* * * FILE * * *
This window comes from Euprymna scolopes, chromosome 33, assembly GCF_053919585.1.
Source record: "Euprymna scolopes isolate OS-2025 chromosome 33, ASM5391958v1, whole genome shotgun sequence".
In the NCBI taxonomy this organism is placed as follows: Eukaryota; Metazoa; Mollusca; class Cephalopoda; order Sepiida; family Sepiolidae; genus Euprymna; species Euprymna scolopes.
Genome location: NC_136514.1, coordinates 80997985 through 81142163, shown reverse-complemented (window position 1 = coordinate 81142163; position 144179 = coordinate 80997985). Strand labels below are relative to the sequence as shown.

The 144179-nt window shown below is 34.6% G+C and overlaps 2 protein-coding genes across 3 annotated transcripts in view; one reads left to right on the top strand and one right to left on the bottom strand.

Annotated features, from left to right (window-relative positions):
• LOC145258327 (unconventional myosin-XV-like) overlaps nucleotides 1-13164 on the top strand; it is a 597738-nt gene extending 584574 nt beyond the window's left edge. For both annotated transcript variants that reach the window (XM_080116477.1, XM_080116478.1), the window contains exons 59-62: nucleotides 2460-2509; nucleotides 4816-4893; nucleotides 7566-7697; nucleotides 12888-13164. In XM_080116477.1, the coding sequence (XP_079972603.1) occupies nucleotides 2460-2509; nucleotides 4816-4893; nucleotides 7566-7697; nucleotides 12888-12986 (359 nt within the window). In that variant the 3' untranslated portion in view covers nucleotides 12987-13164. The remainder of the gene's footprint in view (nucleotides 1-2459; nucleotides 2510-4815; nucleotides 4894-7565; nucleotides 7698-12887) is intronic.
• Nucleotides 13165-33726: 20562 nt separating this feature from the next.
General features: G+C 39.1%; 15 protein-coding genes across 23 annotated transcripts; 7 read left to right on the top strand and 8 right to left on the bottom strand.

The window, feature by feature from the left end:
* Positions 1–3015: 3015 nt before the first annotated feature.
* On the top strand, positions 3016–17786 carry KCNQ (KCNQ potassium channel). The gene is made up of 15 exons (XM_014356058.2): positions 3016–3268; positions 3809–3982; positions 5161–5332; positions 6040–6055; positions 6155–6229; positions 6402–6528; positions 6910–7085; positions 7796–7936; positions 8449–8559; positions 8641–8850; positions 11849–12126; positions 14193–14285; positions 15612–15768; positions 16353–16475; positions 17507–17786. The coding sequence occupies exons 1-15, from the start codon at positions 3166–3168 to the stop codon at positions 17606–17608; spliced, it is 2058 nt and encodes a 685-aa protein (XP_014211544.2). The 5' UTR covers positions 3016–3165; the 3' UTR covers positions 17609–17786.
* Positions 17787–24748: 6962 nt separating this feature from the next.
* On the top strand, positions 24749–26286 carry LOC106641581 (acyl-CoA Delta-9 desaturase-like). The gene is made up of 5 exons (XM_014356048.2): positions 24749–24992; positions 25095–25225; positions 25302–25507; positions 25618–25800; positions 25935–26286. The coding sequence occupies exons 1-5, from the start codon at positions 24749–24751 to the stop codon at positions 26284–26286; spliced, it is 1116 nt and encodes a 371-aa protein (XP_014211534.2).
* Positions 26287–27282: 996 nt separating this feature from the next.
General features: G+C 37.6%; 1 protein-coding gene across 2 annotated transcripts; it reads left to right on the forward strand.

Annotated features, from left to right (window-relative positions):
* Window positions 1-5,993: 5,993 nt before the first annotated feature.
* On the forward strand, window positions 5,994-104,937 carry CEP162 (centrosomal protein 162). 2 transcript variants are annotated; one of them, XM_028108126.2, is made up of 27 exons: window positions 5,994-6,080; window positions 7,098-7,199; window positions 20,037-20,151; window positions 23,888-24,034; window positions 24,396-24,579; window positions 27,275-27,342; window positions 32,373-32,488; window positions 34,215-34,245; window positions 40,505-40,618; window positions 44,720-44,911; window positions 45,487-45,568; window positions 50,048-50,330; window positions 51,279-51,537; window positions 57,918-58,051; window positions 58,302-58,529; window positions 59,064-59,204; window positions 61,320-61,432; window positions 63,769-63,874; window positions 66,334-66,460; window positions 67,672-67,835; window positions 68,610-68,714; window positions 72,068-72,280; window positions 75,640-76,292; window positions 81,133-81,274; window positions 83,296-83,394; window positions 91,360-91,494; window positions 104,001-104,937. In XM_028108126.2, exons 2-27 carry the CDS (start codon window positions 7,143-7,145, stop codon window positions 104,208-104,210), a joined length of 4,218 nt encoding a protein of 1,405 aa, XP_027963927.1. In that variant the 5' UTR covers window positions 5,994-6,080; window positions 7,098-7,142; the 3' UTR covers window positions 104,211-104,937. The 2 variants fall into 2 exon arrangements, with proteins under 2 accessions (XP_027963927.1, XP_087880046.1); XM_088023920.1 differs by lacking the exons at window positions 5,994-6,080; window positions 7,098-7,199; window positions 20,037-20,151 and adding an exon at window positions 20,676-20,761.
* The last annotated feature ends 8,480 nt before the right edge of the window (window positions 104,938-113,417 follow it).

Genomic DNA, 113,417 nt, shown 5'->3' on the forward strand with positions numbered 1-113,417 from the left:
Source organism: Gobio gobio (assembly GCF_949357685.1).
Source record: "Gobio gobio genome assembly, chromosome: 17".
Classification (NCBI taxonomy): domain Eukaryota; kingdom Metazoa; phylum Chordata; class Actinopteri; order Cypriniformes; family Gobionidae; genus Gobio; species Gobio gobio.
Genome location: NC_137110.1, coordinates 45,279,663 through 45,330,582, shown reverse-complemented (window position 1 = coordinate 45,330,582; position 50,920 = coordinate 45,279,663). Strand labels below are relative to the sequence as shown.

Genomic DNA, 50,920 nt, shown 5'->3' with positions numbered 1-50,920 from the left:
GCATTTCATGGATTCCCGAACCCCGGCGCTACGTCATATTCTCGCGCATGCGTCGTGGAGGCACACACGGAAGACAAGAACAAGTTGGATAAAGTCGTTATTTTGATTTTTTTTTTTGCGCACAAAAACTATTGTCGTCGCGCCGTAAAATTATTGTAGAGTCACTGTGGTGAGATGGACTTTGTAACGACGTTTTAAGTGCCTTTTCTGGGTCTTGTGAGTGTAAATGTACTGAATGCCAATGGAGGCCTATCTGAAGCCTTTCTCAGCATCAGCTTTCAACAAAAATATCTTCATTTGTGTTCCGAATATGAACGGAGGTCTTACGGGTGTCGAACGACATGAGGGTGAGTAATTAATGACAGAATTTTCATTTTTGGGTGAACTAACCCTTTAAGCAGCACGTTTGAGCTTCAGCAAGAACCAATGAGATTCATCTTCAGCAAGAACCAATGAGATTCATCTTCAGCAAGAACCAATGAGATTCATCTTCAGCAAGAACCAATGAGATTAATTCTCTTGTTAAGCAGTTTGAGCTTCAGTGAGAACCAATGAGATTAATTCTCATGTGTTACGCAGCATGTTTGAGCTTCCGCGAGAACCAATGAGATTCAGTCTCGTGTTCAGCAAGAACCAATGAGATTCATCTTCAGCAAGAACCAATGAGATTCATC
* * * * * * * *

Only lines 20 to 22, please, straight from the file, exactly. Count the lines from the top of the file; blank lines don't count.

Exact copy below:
* The last annotated feature ends 8,480 nt before the right edge of the window (window positions 104,938-113,417 follow it).

Genomic DNA, 113,417 nt, shown 5'->3' on the forward strand with positions numbered 1-113,417 from the left:
Source organism: Gobio gobio (assembly GCF_949357685.1).